While the recession hasn’t treated restaurants very kindly, it has rewarded those who like to dine out. With expense accounts shrinking and disposable incomes drying up too, restaurants are doing their darnedest to woo in penny-pinching eaters. Free glasses of wine, discounted meals, and appetizers on the house are a few of the tactics employed by eateries to weather the storm. Sometimes the deals being offered are so incredibly good (See: Blackboard Eats and Groupon) that I feel almost guilty taking advantage of them. Obviously, not guilty enough to stay home.
One of the best bang-for-your-buck deals in town is the $35 three-course menu at Osteria Mozza‘s Amaro Bar. My girl D takes a B turned me on to this special offer last September. Served Sunday through Thursday, the menu includes one item from Nancy Silverton’s Mozzarella Bar, one pasta, a dessert, and a glass of either Bastianich Friulano or La Mozza Morellino di Scansano.
Since reservations aren’t taken for the Amaro Bar, The Astronomer and I strolled in at nearly half past eight on a Thursday evening. The restaurant was buzzing when we arrived, with boisterous and well dressed diners occupying every single seat and stool. We were seated after a forty-five minute wait, just as the maitre d predicted.
Chilled glasses of Bastianich Friulano were definitely in order. I like wine from a box, I like wine with a fox—Mr. Bastianich’s wine was more than fine.
All Osteria Mozza diners, even those looking for a discounted meal at the bar, are served toasted crostini smeared with fresh ricotta and topped with an olive tapenade, basil, and Tuscan olive oil to start. Crusty slices of La Brea Bakery bread are included too.
My first official course was the burricotta with radicchio, spiced walnuts, honey, and fried rosemary ($15). The radicchio was too bitter for my tastes, so I ate it separately on the side. The combination of honey, cheese, and candied walnuts may have been overly rich and sweet for some, but it was totally perfect for me. Fried rosemary rules.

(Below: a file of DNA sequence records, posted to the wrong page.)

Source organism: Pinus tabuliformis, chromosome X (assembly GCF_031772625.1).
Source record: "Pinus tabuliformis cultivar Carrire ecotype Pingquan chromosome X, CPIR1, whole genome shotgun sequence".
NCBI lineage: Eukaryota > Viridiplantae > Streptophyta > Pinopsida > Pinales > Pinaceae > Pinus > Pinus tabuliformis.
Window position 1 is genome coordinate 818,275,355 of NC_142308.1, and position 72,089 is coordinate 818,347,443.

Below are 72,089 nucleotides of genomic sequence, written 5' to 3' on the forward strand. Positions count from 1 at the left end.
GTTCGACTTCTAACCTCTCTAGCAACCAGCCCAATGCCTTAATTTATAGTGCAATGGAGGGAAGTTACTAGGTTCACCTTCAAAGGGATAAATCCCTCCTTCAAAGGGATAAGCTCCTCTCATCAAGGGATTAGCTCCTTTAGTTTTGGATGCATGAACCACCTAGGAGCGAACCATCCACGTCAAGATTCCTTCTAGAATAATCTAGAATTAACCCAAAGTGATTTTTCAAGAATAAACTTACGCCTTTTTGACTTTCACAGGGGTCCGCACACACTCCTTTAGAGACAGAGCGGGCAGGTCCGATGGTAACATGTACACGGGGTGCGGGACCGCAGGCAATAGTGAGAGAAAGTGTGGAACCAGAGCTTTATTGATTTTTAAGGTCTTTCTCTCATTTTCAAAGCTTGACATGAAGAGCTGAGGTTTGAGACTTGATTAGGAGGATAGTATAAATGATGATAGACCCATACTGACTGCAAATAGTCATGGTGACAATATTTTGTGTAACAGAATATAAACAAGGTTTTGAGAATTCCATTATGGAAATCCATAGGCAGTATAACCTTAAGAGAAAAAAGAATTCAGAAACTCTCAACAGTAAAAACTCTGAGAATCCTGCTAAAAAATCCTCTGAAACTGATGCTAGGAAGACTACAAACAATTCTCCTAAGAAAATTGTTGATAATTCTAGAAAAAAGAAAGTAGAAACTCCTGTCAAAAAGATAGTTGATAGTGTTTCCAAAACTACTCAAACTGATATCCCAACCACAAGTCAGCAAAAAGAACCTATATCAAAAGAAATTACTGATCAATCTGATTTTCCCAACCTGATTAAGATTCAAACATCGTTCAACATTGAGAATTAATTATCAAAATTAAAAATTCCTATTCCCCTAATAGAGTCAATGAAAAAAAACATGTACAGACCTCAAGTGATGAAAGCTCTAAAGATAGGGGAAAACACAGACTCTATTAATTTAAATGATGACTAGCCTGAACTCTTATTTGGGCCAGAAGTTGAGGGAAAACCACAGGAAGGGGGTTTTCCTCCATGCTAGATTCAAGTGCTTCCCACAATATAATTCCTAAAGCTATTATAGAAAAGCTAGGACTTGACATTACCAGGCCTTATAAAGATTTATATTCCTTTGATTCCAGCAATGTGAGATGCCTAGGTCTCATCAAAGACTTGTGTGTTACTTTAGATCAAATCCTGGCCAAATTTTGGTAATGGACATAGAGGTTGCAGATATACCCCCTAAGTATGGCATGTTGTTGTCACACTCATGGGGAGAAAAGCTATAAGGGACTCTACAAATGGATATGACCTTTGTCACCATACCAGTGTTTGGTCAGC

The Astronomer ordered the burrata with bacon, marinated escarole, and caramelized shallots ($15). He liked the flavors very much, but it didn’t bring on the fireworks like the burricotti with braised artichokes, pine nuts, currants, and mint pesto ($15) did on our previous visit.
The Astronomer went with the tagliatelle with oxtail ragu ($19) for his main course. The handmade noodles were delicate and delectable, as was the savory stewed sauce that clung to them.
My meat-stuffed agnolotti with butter and sage ($19) were so very rich and satisfying that I sighed after each bite. The fried sage was simply delightful, as it always is. The small portion proved to be a blessing; I have my limits when it comes to butter.
For dessert, The Astronomer chose the fried-to-order Italian doughnuts—bombolini—with mountain huckleberry compote and vanilla gelato ($12). It provided the perfect finish for my doughnut-loving companion.
I went with the apple borsellino with apple cider jelly gelato, whipped cream, candied apple slices, and caramel sauce ($11). The dessert was similar to a slice of pie a la mode, but far fancier and flakier. The paper thin slices of candied apples begged to be eaten with my fingers.
A down economy is much more bearable with delicious deals like this one around. Go grab a seat at the Amaro Bar, pronto.
6602 Melrose Avenue
Los Angeles, CA 90038